2) Work in pairs, specifically with the preacher. If it is your pastor, a guest, or anywhere in between, explore with whoever is speaking what they want the congregation to know, to feel and to do as a result of the sermon. Then use those objectives to guide your choice of various worship elements. If you and your pastor aren’t already working as a pair when it comes to worship planning, then perhaps talking about this blog would be a good place to begin. And remember, your pastor is the spiritual authority in your church, not me or Dennis. So this is offered as a conversation starter, not a conversation ender.
3) Work in groups. If you can assemble a team of folks to do this regularly, that’d be a huge bonus. Find people who represent the diversity of your congregation’s taste—young and old too—and structure your conversations (meetings) in three stages: a word from God (Psalms, favorite passages, or any teaching about worship), a word with God (pray together, remember?), and work with God. This last phase is where you can engage in brainstorming, designing, refining, and evaluating. More on that in just a moment.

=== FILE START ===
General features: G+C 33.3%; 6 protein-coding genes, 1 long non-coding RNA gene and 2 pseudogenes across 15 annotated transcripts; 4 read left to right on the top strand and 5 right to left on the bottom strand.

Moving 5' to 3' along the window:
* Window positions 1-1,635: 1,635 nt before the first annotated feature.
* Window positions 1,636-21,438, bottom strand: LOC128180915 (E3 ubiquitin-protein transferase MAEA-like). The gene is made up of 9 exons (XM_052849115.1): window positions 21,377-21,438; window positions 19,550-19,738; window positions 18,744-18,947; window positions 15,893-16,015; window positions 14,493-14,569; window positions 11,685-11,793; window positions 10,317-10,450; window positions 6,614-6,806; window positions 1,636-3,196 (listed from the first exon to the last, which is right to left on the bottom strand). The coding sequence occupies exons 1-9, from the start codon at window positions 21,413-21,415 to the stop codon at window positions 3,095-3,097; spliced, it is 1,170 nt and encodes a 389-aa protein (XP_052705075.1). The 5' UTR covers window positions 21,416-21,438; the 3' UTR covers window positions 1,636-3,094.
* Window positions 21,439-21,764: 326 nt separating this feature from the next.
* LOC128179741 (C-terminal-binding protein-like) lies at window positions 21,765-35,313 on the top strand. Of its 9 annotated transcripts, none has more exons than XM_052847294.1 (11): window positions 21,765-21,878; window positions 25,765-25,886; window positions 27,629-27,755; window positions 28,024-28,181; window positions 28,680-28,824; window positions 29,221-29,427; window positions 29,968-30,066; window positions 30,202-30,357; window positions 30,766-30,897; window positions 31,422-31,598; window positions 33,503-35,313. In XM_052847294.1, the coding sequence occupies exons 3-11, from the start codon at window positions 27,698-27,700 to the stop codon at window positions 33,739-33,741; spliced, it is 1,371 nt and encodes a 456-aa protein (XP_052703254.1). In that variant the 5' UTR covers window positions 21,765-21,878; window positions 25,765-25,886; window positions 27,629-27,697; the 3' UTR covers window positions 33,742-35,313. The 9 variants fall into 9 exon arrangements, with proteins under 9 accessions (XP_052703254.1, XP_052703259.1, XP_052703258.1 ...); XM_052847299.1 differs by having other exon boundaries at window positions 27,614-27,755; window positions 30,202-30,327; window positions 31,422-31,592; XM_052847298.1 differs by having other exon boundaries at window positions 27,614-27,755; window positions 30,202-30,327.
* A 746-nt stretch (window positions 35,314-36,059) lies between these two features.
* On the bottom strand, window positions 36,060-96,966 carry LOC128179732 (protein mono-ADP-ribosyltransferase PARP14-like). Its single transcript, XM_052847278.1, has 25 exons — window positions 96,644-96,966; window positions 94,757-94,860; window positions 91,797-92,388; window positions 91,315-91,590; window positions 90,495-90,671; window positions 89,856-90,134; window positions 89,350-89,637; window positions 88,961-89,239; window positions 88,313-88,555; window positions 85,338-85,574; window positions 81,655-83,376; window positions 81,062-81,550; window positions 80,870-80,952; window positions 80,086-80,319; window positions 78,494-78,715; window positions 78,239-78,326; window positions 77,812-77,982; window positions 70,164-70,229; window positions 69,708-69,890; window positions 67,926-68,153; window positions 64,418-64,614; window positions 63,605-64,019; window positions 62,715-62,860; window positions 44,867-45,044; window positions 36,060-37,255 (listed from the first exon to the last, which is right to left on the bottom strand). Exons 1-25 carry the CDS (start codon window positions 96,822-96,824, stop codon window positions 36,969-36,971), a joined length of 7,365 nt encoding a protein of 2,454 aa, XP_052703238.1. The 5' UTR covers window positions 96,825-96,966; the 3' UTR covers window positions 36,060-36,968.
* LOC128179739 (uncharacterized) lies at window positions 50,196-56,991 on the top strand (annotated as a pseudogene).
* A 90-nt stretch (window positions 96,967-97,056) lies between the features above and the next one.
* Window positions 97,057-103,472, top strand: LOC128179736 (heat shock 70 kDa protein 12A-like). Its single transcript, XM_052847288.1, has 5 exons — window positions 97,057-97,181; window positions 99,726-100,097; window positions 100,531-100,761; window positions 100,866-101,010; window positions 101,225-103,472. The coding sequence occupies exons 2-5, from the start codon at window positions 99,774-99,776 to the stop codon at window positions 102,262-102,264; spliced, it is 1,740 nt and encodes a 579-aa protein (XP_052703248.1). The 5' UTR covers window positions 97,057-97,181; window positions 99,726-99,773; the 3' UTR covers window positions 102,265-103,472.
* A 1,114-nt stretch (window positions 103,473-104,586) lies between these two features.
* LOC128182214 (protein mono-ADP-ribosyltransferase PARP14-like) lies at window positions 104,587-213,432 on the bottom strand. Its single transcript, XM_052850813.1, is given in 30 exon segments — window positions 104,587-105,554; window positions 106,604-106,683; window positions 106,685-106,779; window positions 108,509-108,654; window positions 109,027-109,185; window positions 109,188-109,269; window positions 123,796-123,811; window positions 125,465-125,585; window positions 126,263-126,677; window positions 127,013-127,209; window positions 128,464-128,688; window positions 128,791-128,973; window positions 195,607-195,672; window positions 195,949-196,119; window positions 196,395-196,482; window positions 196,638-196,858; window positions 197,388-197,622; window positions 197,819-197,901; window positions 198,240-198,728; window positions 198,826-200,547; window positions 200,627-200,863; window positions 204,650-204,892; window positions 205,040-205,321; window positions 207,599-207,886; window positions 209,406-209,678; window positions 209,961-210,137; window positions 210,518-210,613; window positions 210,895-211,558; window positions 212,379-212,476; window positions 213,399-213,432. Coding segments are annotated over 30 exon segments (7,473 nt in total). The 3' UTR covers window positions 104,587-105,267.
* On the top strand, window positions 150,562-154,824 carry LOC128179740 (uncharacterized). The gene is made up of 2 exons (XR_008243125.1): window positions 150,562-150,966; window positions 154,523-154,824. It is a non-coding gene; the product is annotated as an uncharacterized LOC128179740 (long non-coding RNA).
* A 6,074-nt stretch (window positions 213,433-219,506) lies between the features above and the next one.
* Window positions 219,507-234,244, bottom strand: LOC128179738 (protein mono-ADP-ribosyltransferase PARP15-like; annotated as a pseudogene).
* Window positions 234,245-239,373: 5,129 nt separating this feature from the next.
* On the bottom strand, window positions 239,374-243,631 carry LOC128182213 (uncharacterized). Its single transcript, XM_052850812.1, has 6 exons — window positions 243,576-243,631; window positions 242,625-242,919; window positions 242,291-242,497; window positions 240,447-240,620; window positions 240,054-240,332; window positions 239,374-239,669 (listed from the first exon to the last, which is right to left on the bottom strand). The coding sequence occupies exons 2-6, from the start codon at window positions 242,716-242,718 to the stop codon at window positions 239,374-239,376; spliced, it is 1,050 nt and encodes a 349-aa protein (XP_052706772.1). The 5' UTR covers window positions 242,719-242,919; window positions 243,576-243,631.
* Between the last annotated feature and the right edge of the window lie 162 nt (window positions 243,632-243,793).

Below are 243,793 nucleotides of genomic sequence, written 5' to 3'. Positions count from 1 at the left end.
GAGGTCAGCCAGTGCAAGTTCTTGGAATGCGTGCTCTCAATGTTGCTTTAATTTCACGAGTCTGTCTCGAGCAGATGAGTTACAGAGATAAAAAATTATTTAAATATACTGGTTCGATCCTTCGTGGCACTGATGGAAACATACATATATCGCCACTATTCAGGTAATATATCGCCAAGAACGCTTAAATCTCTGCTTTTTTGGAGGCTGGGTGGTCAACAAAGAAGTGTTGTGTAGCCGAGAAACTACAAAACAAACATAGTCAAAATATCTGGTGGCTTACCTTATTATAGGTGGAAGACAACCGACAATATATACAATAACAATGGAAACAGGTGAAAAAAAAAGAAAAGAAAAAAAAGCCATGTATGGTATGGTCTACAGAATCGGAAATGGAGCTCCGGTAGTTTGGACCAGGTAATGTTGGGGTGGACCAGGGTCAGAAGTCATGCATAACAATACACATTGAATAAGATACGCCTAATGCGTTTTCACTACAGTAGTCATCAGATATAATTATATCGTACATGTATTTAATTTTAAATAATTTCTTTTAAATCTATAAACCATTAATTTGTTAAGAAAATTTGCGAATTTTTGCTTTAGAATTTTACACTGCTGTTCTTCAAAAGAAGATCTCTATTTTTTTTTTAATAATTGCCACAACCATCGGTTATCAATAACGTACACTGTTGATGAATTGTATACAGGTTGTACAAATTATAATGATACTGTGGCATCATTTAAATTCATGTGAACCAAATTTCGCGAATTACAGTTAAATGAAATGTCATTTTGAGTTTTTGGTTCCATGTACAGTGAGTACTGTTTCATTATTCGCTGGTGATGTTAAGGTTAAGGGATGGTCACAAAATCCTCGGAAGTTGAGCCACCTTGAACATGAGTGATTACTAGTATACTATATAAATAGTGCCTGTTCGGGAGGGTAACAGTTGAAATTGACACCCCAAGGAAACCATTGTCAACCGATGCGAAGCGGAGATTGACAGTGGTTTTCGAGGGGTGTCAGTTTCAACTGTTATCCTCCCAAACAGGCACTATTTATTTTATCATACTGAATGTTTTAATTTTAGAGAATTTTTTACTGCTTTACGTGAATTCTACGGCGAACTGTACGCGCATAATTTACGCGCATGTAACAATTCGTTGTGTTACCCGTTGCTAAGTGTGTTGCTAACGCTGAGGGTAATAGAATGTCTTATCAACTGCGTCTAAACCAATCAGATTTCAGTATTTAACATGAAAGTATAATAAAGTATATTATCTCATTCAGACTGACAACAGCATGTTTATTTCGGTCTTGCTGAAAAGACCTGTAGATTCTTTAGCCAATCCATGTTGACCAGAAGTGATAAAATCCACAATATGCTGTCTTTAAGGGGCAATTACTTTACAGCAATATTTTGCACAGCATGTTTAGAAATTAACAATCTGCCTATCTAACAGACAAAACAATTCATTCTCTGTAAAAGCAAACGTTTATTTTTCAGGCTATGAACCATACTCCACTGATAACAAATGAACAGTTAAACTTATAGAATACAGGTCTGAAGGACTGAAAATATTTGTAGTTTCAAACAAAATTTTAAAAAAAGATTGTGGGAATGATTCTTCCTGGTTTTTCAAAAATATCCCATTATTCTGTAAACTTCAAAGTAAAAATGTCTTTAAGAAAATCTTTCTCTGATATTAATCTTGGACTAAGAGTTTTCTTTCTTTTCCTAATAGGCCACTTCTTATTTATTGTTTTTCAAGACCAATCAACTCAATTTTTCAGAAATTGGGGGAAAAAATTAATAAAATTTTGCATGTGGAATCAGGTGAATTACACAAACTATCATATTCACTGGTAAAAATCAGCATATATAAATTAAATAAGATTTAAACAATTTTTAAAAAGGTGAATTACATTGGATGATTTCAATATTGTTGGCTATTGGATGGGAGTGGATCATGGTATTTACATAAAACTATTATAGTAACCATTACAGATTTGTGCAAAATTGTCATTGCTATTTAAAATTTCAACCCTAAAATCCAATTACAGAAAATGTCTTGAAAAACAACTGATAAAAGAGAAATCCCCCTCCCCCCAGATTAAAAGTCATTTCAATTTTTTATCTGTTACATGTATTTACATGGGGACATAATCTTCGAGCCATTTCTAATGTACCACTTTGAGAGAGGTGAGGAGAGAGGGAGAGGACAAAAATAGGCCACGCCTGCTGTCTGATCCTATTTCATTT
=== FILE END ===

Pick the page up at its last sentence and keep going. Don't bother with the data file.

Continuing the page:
4) Gather input. In addition to the development of some kind of team, ask people questions that can guide them beyond the issue of preference to the idea of transformation. You could visit a small group or Sunday School class and ask them some questions like: when’s the last time you felt really moved, deeply moved by a song? What was the song? Was there some reason it connected you to Jesus in a deep way? The more we ask those kinds of questions, the more we can unearth and unleash the passion our folks have for worshiping God. It may also help us calm the conversation over preferences. Wouldn’t that be a welcome addition to many of our churches!
5) Pray. As the services are crafted, don’t forget to pray for God to be glorified, for the body of Christ to be encouraged, and for those who may be far from God to be graciously confronted by truth wrapped up in love.
In #3 above I mentioned brainstorming, designing, refining and evaluation. Let me share a brief word about each of those.
Brainstorming rule #1 – there are no bad ideas. Brainstorming rule #2 – ideas produce ideas. Brainstorming rule #3 – never evaluate ideas; only generate them. Brainstorming rule #4 – have a blast.